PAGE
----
16 februari 1989
The Christian moral tradition has always distinguished between positive norms (which bid us to act) and negative norms (which forbid action). Further, this tradition has constantly and clearly maintained that, among negative norms, those which prohibit intrinsically disordered acts do not admit exceptions; such nets, indeed, are morally “disordered” on account of their own innermost structure, hence in and of themselves, that is, they are opposed to the person in his or her specific dignity as a person. For this very reason, no subjective intention and circumstance (which do not change the structure of these acts) can make such acts morally ordered.
Contraception is one of these acts in itself and of itself it is always a moral disorder since objectively and intrinsically (independently of subjective intentions, motives, and circumstances) it contradicts “the innate language that expresses the total reciprocal self-giving of husband and wife”. H. Paus Johannes Paulus II, Postsynodale Apostolische Exhortatie, Over de taken van het christelijk gezin in de wereld van deze tijd, Familiaris Consortio (22 nov 1981), 32
The same Christian moral tradition just referred to, has also always maintained the distinction – not the separation and still less an opposition – between objective disorder and subjective guilt. Accordingly, when it is a matter of judging subjective moral behaviour without ever setting aside the norm which prohibits the intrinsic disorder of contraception, it is entirely licit to take into due consideration the various factors and aspects of the person’s concrete action, not only the person’s intentions and motivations, but also the diverse circumstances of life, in the first place all those causes which may affect the person’s knowledge and free will. This subjective situation, while it can never change into something ordered that which is intrinsically disordered, may to a greater or lesser extent modify the responsibility of the person who is acting. As is well known, this is a general principle, applicable to every moral disorder, even if intrinsic, it is accordingly applicable also to contraception.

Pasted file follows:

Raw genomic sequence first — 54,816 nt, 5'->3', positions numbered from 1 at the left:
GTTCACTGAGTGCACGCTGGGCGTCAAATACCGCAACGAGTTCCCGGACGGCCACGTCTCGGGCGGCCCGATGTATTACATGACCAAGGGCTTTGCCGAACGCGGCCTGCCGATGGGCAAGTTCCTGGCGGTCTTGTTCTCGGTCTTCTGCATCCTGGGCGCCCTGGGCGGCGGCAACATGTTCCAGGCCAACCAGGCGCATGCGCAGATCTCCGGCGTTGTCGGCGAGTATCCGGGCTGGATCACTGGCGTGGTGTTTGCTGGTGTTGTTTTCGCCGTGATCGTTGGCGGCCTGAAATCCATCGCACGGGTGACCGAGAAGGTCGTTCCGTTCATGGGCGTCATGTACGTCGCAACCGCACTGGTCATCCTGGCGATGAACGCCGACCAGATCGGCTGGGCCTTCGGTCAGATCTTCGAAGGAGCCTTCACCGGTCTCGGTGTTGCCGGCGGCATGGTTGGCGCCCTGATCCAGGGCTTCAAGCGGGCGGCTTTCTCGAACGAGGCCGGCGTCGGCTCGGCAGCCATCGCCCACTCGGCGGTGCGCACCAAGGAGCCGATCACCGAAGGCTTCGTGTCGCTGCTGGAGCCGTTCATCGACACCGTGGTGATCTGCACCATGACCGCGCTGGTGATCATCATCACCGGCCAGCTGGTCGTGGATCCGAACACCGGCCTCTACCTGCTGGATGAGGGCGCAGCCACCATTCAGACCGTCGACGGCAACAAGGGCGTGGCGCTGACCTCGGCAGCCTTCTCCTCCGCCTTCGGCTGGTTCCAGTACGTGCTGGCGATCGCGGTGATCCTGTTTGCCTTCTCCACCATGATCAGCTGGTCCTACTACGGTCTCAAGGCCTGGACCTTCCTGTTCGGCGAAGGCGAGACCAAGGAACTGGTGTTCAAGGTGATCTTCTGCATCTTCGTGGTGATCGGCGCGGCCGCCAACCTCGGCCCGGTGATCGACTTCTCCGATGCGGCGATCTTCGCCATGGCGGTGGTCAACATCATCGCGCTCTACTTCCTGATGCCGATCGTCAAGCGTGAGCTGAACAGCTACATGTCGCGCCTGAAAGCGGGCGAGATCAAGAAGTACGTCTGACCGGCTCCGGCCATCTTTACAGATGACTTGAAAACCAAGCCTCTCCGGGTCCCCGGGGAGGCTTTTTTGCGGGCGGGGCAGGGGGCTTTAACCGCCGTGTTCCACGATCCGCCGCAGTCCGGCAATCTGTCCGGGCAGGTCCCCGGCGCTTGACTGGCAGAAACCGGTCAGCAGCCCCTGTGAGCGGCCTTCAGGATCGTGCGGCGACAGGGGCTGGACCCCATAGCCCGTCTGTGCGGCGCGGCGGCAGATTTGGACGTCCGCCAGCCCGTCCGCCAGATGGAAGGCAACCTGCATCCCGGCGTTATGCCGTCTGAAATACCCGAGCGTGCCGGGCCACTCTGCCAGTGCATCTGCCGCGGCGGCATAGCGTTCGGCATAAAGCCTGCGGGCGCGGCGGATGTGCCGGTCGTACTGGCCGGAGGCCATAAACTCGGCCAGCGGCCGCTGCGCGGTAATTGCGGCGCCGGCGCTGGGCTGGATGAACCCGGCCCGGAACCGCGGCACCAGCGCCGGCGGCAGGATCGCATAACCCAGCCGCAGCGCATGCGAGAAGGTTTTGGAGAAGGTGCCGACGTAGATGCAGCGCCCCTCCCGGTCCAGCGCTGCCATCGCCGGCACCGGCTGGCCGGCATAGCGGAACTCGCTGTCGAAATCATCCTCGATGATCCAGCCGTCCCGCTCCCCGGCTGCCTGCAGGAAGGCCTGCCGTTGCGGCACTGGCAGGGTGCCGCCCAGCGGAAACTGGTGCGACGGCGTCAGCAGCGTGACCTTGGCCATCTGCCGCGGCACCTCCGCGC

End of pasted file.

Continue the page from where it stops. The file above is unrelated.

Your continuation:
In this line, the concept of the “law of gradualness” has been rightly developed, not only in moral and pastoral theology, but also on the level of pronouncements of the Magisterium itself. However, this law must not in the slightest way be confused with the unacceptable idea of a “gradualness of the law”, as is clearly and explicitly stated in the Exhortation H. Paus Johannes Paulus II - Postsynodale Apostolische Exhortatie
Over de taken van het christelijk gezin in de wereld van deze tijd
(22 november 1981) Vgl. H. Paus Johannes Paulus II, Postsynodale Apostolische Exhortatie, Over de taken van het christelijk gezin in de wereld van deze tijd, Familiaris Consortio (22 nov 1981), 34
One cannot assess personal responsibility without referring to the conscience of the subject. In keeping with its own very nature and purpose, conscience must be “clear” (2 Tim. 1, 3), called as it is to an “open statement of the truth” (2 Kor. 4, 2). Moreover, the moral conscience of the Christian, that of a member of the Church, has a deep inner ecclesial orientation, which makes it open to hearing the teaching of the Magisterium of the Church. The Second Vatican Council addresses spouses thus: “Married people should realize that in their behaviour they may not simply follow their own fancy but must be ruled by conscience – and conscience ought to be conformed to the law of God in the light of the teaching authority of the Church, which is the authentic interpreter of divine law in the light of the gospel” 2e Vaticaans Concilie, Constitutie, Over de Kerk in de wereld van deze tijd, Gaudium et Spes (7 dec 1965), 50
To everyone, but especially to priests who are pastors of souls, is entrusted the task of accompanying couples with a patient and courageous love of helping them to form a conscience which judges according to the truth and of developing an ever more intense spiritual life as is needed to understand the law of God and meet its demands, within a social and cultural context which often provides little or no support. Moral theologians, then, if they do not wish to contradict the professional obligations of one who studies and teaches the moral doctrine of the Church, should not create obstacles for the moral conscience of spouses in the journey towards the truth of their love. This occurs especially when doubts are provoked and confusion created by public challenges to constantly repeated teachings of the Magisterium.
|Naam:||DE MORELE NORMEN VAN HUMANAE VITAE EN DE PASTORALE PLICHTEN|
|Soort:||L' Osservatore Romano|
|Datum:||16 februari 1989|
|Copyrights:||© 1989, Libreria Editrice Vaticana
Voorlopig Engelstalige versie
|7 november 2019|